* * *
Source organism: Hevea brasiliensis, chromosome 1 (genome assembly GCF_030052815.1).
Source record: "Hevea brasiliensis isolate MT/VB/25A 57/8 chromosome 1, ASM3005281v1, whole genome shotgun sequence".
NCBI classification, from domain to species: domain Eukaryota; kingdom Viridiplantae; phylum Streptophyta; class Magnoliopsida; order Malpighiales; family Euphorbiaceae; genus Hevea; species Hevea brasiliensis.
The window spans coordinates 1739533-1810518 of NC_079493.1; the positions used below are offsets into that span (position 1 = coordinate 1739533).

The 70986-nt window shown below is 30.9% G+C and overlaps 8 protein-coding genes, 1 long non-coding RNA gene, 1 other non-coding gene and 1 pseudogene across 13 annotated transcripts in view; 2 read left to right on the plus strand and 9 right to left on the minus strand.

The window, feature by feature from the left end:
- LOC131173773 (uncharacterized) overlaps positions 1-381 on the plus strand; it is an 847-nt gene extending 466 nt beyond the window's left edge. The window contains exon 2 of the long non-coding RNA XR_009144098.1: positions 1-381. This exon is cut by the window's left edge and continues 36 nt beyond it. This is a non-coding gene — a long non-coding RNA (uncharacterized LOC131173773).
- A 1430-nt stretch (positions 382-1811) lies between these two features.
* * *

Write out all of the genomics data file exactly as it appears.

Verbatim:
Source organism: Hevea brasiliensis, chromosome 1 (genome assembly GCF_030052815.1).
Source record: "Hevea brasiliensis isolate MT/VB/25A 57/8 chromosome 1, ASM3005281v1, whole genome shotgun sequence".
NCBI classification, from domain to species: domain Eukaryota; kingdom Viridiplantae; phylum Streptophyta; class Magnoliopsida; order Malpighiales; family Euphorbiaceae; genus Hevea; species Hevea brasiliensis.
The window spans coordinates 1739533-1810518 of NC_079493.1; the positions used below are offsets into that span (position 1 = coordinate 1739533).

The 70986-nt window shown below is 30.9% G+C and overlaps 8 protein-coding genes, 1 long non-coding RNA gene, 1 other non-coding gene and 1 pseudogene across 13 annotated transcripts in view; 2 read left to right on the plus strand and 9 right to left on the minus strand.

The window, feature by feature from the left end:
- LOC131173773 (uncharacterized) overlaps positions 1-381 on the plus strand; it is an 847-nt gene extending 466 nt beyond the window's left edge. The window contains exon 2 of the long non-coding RNA XR_009144098.1: positions 1-381. This exon is cut by the window's left edge and continues 36 nt beyond it. This is a non-coding gene — a long non-coding RNA (uncharacterized LOC131173773).
- A 1430-nt stretch (positions 382-1811) lies between these two features.